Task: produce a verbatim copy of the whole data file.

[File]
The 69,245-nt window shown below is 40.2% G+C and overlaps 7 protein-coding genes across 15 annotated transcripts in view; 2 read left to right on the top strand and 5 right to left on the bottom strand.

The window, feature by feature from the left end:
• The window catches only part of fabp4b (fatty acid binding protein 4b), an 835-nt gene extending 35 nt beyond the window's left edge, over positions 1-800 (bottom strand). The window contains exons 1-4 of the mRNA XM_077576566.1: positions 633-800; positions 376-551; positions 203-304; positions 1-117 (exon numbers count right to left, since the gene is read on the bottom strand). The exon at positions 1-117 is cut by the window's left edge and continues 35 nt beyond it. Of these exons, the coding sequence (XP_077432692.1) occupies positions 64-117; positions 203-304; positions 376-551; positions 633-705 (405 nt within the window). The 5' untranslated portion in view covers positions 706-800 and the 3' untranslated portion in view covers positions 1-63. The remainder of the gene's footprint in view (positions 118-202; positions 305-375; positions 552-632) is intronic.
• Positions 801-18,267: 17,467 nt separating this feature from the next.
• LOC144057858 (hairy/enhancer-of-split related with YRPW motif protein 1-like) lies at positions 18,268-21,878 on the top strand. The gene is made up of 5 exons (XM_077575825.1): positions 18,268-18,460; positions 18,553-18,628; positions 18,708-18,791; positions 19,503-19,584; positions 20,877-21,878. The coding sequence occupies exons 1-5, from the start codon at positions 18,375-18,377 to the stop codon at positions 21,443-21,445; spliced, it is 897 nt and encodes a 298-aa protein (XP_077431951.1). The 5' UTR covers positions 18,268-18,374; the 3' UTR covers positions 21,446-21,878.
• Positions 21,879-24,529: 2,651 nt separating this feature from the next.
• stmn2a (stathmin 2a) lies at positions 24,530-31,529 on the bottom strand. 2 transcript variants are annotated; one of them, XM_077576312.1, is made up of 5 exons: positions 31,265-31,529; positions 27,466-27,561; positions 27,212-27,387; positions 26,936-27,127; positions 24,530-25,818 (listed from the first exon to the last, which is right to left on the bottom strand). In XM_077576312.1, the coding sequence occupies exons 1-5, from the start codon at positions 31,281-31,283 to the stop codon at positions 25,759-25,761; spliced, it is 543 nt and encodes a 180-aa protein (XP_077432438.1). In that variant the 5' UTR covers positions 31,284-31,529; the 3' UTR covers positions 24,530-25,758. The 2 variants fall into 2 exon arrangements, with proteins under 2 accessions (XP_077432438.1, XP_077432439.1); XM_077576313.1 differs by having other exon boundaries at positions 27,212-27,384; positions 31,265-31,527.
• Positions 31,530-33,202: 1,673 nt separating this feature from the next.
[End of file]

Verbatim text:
The 69,245-nt window shown below is 40.2% G+C and overlaps 7 protein-coding genes across 15 annotated transcripts in view; 2 read left to right on the top strand and 5 right to left on the bottom strand.

The window, feature by feature from the left end:
• The window catches only part of fabp4b (fatty acid binding protein 4b), an 835-nt gene extending 35 nt beyond the window's left edge, over positions 1-800 (bottom strand). The window contains exons 1-4 of the mRNA XM_077576566.1: positions 633-800; positions 376-551; positions 203-304; positions 1-117 (exon numbers count right to left, since the gene is read on the bottom strand). The exon at positions 1-117 is cut by the window's left edge and continues 35 nt beyond it. Of these exons, the coding sequence (XP_077432692.1) occupies positions 64-117; positions 203-304; positions 376-551; positions 633-705 (405 nt within the window). The 5' untranslated portion in view covers positions 706-800 and the 3' untranslated portion in view covers positions 1-63. The remainder of the gene's footprint in view (positions 118-202; positions 305-375; positions 552-632) is intronic.
• Positions 801-18,267: 17,467 nt separating this feature from the next.
• LOC144057858 (hairy/enhancer-of-split related with YRPW motif protein 1-like) lies at positions 18,268-21,878 on the top strand. The gene is made up of 5 exons (XM_077575825.1): positions 18,268-18,460; positions 18,553-18,628; positions 18,708-18,791; positions 19,503-19,584; positions 20,877-21,878. The coding sequence occupies exons 1-5, from the start codon at positions 18,375-18,377 to the stop codon at positions 21,443-21,445; spliced, it is 897 nt and encodes a 298-aa protein (XP_077431951.1). The 5' UTR covers positions 18,268-18,374; the 3' UTR covers positions 21,446-21,878.
• Positions 21,879-24,529: 2,651 nt separating this feature from the next.
• stmn2a (stathmin 2a) lies at positions 24,530-31,529 on the bottom strand. 2 transcript variants are annotated; one of them, XM_077576312.1, is made up of 5 exons: positions 31,265-31,529; positions 27,466-27,561; positions 27,212-27,387; positions 26,936-27,127; positions 24,530-25,818 (listed from the first exon to the last, which is right to left on the bottom strand). In XM_077576312.1, the coding sequence occupies exons 1-5, from the start codon at positions 31,281-31,283 to the stop codon at positions 25,759-25,761; spliced, it is 543 nt and encodes a 180-aa protein (XP_077432438.1). In that variant the 5' UTR covers positions 31,284-31,529; the 3' UTR covers positions 24,530-25,758. The 2 variants fall into 2 exon arrangements, with proteins under 2 accessions (XP_077432438.1, XP_077432439.1); XM_077576313.1 differs by having other exon boundaries at positions 27,212-27,384; positions 31,265-31,527.
• Positions 31,530-33,202: 1,673 nt separating this feature from the next.